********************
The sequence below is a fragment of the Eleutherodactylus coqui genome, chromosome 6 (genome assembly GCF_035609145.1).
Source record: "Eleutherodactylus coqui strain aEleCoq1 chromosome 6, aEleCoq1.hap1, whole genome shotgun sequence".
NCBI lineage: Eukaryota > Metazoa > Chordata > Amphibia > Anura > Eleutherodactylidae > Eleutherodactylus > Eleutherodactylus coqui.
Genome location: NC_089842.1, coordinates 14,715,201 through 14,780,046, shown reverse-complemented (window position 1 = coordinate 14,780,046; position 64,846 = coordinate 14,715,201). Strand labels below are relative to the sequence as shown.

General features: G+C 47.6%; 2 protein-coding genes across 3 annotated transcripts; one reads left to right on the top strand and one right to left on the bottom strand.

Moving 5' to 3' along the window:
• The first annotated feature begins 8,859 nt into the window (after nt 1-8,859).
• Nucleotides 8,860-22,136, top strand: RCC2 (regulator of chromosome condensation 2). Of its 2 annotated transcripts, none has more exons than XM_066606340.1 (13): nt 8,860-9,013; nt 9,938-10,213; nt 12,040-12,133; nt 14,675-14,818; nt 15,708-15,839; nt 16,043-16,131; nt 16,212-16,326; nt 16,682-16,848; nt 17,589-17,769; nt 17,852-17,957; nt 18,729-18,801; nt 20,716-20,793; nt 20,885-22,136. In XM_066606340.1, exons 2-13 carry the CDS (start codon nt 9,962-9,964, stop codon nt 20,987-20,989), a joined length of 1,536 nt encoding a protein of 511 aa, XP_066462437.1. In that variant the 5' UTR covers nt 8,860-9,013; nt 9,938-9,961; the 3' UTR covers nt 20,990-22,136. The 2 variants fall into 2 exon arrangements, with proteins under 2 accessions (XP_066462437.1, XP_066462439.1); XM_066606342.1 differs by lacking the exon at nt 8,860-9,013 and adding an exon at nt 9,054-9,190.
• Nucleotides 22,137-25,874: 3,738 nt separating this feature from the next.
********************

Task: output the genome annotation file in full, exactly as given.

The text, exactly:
The sequence below is a fragment of the Eleutherodactylus coqui genome, chromosome 6 (genome assembly GCF_035609145.1).
Source record: "Eleutherodactylus coqui strain aEleCoq1 chromosome 6, aEleCoq1.hap1, whole genome shotgun sequence".
NCBI lineage: Eukaryota > Metazoa > Chordata > Amphibia > Anura > Eleutherodactylidae > Eleutherodactylus > Eleutherodactylus coqui.
Genome location: NC_089842.1, coordinates 14,715,201 through 14,780,046, shown reverse-complemented (window position 1 = coordinate 14,780,046; position 64,846 = coordinate 14,715,201). Strand labels below are relative to the sequence as shown.

General features: G+C 47.6%; 2 protein-coding genes across 3 annotated transcripts; one reads left to right on the top strand and one right to left on the bottom strand.

Moving 5' to 3' along the window:
• The first annotated feature begins 8,859 nt into the window (after nt 1-8,859).
• Nucleotides 8,860-22,136, top strand: RCC2 (regulator of chromosome condensation 2). Of its 2 annotated transcripts, none has more exons than XM_066606340.1 (13): nt 8,860-9,013; nt 9,938-10,213; nt 12,040-12,133; nt 14,675-14,818; nt 15,708-15,839; nt 16,043-16,131; nt 16,212-16,326; nt 16,682-16,848; nt 17,589-17,769; nt 17,852-17,957; nt 18,729-18,801; nt 20,716-20,793; nt 20,885-22,136. In XM_066606340.1, exons 2-13 carry the CDS (start codon nt 9,962-9,964, stop codon nt 20,987-20,989), a joined length of 1,536 nt encoding a protein of 511 aa, XP_066462437.1. In that variant the 5' UTR covers nt 8,860-9,013; nt 9,938-9,961; the 3' UTR covers nt 20,990-22,136. The 2 variants fall into 2 exon arrangements, with proteins under 2 accessions (XP_066462437.1, XP_066462439.1); XM_066606342.1 differs by lacking the exon at nt 8,860-9,013 and adding an exon at nt 9,054-9,190.
• Nucleotides 22,137-25,874: 3,738 nt separating this feature from the next.